If there was one thing to get excited about on the Detroit offense, it was easily rookie running back Ameer Abdullah. He routinely gathered positive yards, but the more impressive take-away was his tantalizing vision and shifty lateral moves that allowed him to break away from defenders and pile up yards after. On Calvin Johnson's most notable reception of the day, Abdullah displayed his pass protection skills while picking up a linebacker up the middle and allowing Stafford time in the pocket. On one of Abdullah's more notable runs, he ran patiently to the right, allowing a gaping hole to develop on the left as the line shifted right. Abdullah cut up-field and juked the free safety to score on a 24 yard run. After a bad snap, Stafford utilized Abdullah running out of the backfield for a quick check-down. From the sideline, Abdullah cut inside twice to avoid defenders and finished the reception for a 36 yard gain. Also utilized significantly on inside runs, Abdullah didn't shy away from the play or contact. Taking further advantage of his skills, Detroit used Abdullah as a kick returner. His skills translated to 105 return yards on three kicks. The one gaffe on Abdullah's pristine day was a fumble on an inside run that he quickly recovered on the ground. Outside of that, Abdullah did much to impress and brings a very exciting element to the Detroit offense.

RB Brian Calhoun

Calhoun was met in the backfield on both his carries.

RB Jerome Harrison

Harrison saw limited action as the change of pace back for Jahvid Best. At the start of the third quarter, Harrison had two back to back carries up the middle, good for nine and seven yards respectively. He also saw action primarily at the end of third and fourth quarters, where the Lions were trying to run out the clock. His most impressive run came late in the third quarter when he tried to go off tackle, was stopped, but he bounced it outside and ran away from the defenders for a nice seven yard gain. He was effective at both running up the middle and bouncing to the outside, but he is still the #2 back on the team behind Best.

RB Stefan Logan

Logan is the primary kick and punt returner for the Lions, but he also saw a little action in the backfield as a change of pace back. His one carry came on a pitch early in the second quarter and he was immediately tackled for a two yard loss.

RB Maurice Morris

Morris was in for only a few plays for this game, and was totally ineffective at running the ball. He had a nice reception out of the shotgun formation late in the first half that he broke for a 15 yard gain. Aside from that, he was a non-factor.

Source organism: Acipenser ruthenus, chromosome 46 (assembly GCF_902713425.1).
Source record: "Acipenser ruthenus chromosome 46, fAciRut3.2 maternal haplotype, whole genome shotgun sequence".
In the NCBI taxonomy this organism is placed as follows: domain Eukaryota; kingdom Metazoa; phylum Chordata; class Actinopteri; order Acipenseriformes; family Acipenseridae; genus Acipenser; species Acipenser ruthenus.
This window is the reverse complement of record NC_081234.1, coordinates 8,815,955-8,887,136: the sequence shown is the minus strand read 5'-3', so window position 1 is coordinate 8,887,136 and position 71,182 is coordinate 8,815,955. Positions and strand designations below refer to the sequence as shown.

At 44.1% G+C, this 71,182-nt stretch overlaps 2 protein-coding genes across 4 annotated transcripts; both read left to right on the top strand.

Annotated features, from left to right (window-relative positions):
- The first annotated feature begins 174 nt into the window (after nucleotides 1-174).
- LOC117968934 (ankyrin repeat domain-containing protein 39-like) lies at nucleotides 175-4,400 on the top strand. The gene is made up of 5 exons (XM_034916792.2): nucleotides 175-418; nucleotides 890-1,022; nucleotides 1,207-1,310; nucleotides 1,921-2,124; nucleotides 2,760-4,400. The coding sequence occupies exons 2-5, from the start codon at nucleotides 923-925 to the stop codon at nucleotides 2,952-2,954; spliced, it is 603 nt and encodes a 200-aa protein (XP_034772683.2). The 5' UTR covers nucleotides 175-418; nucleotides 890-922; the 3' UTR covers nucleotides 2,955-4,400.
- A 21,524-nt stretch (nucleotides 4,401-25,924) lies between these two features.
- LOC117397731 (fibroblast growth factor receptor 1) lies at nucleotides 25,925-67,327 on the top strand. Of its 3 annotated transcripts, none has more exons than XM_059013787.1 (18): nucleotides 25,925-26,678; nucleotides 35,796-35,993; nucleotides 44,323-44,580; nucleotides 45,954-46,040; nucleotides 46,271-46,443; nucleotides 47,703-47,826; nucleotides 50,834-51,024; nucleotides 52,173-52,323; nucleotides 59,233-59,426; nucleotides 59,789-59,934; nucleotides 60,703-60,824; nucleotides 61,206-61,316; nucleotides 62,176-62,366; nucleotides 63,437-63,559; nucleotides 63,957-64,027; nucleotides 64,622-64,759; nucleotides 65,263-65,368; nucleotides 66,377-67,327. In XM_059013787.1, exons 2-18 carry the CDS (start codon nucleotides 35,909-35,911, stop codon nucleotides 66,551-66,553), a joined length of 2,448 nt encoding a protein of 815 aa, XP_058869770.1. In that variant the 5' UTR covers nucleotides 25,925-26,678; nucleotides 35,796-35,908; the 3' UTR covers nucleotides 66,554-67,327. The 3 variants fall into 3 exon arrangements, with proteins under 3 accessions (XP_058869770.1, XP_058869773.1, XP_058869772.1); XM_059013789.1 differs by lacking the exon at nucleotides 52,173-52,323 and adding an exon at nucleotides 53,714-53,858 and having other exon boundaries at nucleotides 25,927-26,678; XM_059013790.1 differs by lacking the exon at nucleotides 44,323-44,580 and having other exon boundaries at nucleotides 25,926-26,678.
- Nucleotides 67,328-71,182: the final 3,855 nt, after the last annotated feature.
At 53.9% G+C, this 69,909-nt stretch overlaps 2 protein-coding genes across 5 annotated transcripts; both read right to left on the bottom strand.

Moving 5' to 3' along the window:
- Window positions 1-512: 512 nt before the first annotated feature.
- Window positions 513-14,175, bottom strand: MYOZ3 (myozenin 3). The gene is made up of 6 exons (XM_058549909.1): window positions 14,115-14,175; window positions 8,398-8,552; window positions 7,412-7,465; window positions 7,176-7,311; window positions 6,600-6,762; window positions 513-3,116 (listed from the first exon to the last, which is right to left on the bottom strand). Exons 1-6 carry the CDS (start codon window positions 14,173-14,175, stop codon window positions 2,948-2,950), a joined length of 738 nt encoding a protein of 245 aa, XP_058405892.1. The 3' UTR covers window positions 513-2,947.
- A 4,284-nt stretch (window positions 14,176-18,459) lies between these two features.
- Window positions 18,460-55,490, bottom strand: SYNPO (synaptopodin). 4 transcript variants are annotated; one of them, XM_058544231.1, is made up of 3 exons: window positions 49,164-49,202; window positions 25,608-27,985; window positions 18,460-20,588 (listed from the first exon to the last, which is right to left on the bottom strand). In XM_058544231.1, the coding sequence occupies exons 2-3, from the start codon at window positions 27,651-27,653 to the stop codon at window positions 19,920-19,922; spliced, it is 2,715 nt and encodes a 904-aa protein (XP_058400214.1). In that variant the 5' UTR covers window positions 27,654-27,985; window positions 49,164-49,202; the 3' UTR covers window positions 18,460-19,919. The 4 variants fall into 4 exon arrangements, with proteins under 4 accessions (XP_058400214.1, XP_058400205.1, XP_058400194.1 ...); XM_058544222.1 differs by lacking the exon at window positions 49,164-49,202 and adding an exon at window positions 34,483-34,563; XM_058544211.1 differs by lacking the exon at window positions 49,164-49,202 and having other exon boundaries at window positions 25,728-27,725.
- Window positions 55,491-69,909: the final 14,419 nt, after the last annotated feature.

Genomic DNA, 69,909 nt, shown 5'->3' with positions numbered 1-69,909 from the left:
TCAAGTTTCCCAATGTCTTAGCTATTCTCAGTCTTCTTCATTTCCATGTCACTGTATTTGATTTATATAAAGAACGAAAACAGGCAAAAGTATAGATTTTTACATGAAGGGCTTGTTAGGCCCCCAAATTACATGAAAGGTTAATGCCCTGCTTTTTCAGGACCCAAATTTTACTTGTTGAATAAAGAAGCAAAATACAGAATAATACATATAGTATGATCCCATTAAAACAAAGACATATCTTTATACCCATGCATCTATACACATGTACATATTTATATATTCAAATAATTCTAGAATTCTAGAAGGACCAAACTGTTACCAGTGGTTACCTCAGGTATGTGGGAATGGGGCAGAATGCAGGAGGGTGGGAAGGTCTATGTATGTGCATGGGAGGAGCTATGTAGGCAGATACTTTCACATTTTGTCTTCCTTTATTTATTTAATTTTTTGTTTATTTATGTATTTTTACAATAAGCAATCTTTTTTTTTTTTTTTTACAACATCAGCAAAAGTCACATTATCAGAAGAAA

RB Theo Riddick

The playing time did not materialize for Riddick in the opening game against the Giants. He finally got into the game for a carry in the fourth quarter to spell the two incumbent starters Reggie Bush and Joique Bell. Riddick made a solid jump cut for interior yards, and then was back on the sidelines. Even with a healthy lead for much of the second half, Riddick saw minimal playing time. Without an injury in to Bush or Bell, Riddick does not look to have a significant role in the crowded offense.

RB Kevin Smith (5 targets)

The rookie runner from Central Florida averaged three yards per carry and scored his first NFL touchdown in the second quarter. He also caught four passes for 32 yards. Smith looks comfortable in the backfield and has tons of upside. He sets up blockers and isn’t afraid of contact.

RB Dwayne Washington

Washington carried the ball twice in the game, both from the half-yard line. On first down, Washington took the carry and went nowhere as the Colts stacked up the short yardage play. However, on second down, Washington got the ball and ran with power behind his pads and got into the end zone for the touchdown.

RB Zach Zenner

Zach Zenner saw early action, rushing for 6 yards on two carries. He did not see the ball following that action.

WR Kevin Johnson, Rec: 2 - 38 - 0 (3 targets)

Johnson caught two passes on the afternoon, both for first downs. Johnson had a 25 yard grab in the first quarter then added a 13 yard catch in the second quarter. The third pass that came his way fell short and was uncatchable.

WR Roy Williams, Rec: 2 - 13 - 0 (10 targets)

Roy Williams officially had ten looks from QB Joey Harrington, but many of then were uncatchable. He caught the first pass thrown his way for 11 yards and a first down in the opening quarter. Roy Williams also caught another pass on fourth down and four in the second quarter but only gained two yards. Williams was targeted in the end zone once on an “Alley Oop” style pass, which was well defended by the Green Bay secondary. Williams was also wide open in the third quarter for 10-15 yards plus more yards after the catch, but Harrington missed him badly.

WR Charles Rogers, Rec: 1 - 31 - 0 (3 targets)